The Marine Corps has famously claimed that every Marine is a rifleman, but the Corps has moved 1,000 personnel in the last two years to focus on cyber, electronic warfare, signals intelligence and information operations.
These moves have come at the cost of infantry, “a pretty big cost to go pay for the Marine Corps,” Kenneth Bible, deputy director of the C4 directorate and deputy chief information officer, said Dec. 6 at the Charleston Defense Contractors Association Defense Summit. "The commandant really had to go think about taking that out of the structure to create these [units] across the Marine Corps.”
Now the Marines are looking to integrate these new units — called Marine Expeditionary Force Information Groups, or MIGs — with traditional formations. The deputy commandant for information, a new three-star position created in 2017 to oversee all aspects of information-related warfare, is overseeing efforts to further develop the groups and integrate them into battle plans.
Here's what the deputy commandant for information is focused on.
"How does he employ those capabilities as part of an integrated warfare plan? How does he implement a strike package in the information domain?” Bible said. “We really have to figure out how to go make that a relevant force and make it something that the MEF commanders can use.”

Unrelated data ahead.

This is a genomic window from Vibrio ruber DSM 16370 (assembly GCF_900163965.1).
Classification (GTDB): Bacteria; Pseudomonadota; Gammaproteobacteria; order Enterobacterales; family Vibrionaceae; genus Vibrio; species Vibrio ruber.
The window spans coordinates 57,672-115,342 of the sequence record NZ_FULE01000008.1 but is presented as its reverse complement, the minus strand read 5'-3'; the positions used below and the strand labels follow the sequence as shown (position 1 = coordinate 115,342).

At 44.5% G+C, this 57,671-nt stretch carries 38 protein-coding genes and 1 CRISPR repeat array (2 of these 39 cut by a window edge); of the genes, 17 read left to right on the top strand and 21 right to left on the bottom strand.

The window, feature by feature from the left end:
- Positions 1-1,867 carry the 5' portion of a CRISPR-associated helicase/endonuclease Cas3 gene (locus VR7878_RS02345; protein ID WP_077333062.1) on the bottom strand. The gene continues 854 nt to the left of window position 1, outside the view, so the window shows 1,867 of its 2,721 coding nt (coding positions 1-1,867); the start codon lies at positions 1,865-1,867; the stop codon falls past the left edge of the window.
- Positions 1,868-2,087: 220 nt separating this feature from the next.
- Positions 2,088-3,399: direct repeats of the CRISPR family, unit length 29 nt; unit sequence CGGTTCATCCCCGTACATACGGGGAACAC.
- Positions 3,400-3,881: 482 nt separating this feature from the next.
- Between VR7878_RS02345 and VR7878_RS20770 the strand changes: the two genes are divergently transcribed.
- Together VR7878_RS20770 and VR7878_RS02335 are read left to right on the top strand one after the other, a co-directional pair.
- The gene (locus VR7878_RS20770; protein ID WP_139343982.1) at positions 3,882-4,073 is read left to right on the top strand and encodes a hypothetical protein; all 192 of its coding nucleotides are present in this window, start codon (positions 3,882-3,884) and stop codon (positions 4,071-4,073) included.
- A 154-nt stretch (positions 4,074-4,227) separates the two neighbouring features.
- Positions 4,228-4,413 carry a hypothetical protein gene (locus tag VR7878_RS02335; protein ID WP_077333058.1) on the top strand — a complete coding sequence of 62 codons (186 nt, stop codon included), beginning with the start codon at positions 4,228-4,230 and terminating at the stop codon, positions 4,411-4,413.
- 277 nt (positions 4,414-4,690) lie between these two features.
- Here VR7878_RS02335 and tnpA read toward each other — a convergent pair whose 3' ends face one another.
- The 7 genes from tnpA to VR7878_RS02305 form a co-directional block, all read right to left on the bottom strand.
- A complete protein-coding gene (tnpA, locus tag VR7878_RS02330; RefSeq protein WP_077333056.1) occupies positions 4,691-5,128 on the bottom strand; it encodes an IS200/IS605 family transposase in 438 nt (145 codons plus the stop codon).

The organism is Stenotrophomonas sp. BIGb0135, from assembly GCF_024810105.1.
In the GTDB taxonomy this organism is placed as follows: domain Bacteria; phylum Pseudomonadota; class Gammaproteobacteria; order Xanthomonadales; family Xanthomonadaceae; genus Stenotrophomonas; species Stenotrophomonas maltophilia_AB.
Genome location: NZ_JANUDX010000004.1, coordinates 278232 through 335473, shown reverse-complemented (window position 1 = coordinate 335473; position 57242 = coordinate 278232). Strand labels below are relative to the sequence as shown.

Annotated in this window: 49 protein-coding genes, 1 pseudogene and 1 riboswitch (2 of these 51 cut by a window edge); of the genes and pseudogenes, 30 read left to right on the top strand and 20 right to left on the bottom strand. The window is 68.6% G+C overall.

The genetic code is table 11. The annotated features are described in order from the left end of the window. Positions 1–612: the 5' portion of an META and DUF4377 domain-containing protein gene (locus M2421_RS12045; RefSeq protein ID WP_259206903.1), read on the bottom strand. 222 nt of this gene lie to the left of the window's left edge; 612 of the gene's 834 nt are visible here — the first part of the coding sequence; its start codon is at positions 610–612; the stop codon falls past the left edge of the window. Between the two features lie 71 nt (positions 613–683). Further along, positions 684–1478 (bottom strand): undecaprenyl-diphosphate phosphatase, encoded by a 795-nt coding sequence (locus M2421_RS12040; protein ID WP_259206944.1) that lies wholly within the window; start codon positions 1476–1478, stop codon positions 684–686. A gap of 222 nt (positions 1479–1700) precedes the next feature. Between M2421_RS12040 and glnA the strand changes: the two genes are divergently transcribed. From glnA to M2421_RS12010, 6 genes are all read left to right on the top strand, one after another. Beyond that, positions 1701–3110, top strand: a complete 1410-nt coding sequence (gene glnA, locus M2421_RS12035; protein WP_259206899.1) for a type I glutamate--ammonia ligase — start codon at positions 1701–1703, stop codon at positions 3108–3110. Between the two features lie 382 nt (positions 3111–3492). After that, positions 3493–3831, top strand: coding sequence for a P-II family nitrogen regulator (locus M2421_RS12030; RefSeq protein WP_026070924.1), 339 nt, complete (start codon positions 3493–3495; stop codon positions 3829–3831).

Bible explained these forces will be able to provide traditional military information support operations, psychological operations, military deception, or cyber to fight in the information environment.
The Marine Corps is using wargames and exercises to game how to operationalize their new information environment commands.
An operational advisory group met earlier in December with all of the group commanders that focused a lot on how they were maturing capabilities, Bible said.
Some of the key questions that still remain surround how to provide intelligence support to cyber, as well as how to incorporate information support capabilities for a more integrated force package, from shaping operations to when operations actually take place.
Bible said that Lt. Gen. Lori Reynolds, the deputy commandant for information, has told the organization to start building out exercise plans to work more closely together, adding there will be more specifics to come in the near future.
Trident Juncture, NATO-led Trident Juncture exercise in Norway that took place from Oct. 25 to Nov. 7, he said, was a good example of getting limited capability out to commanders to test. New tactical defensive cyber teams participated in the exercise and commanders saw their impact, Bible said.
Through a variety of exercises, the Marine Corps continues to integrate the Marine Expeditionary Force Information Groups and information-related capabilities with traditional forces.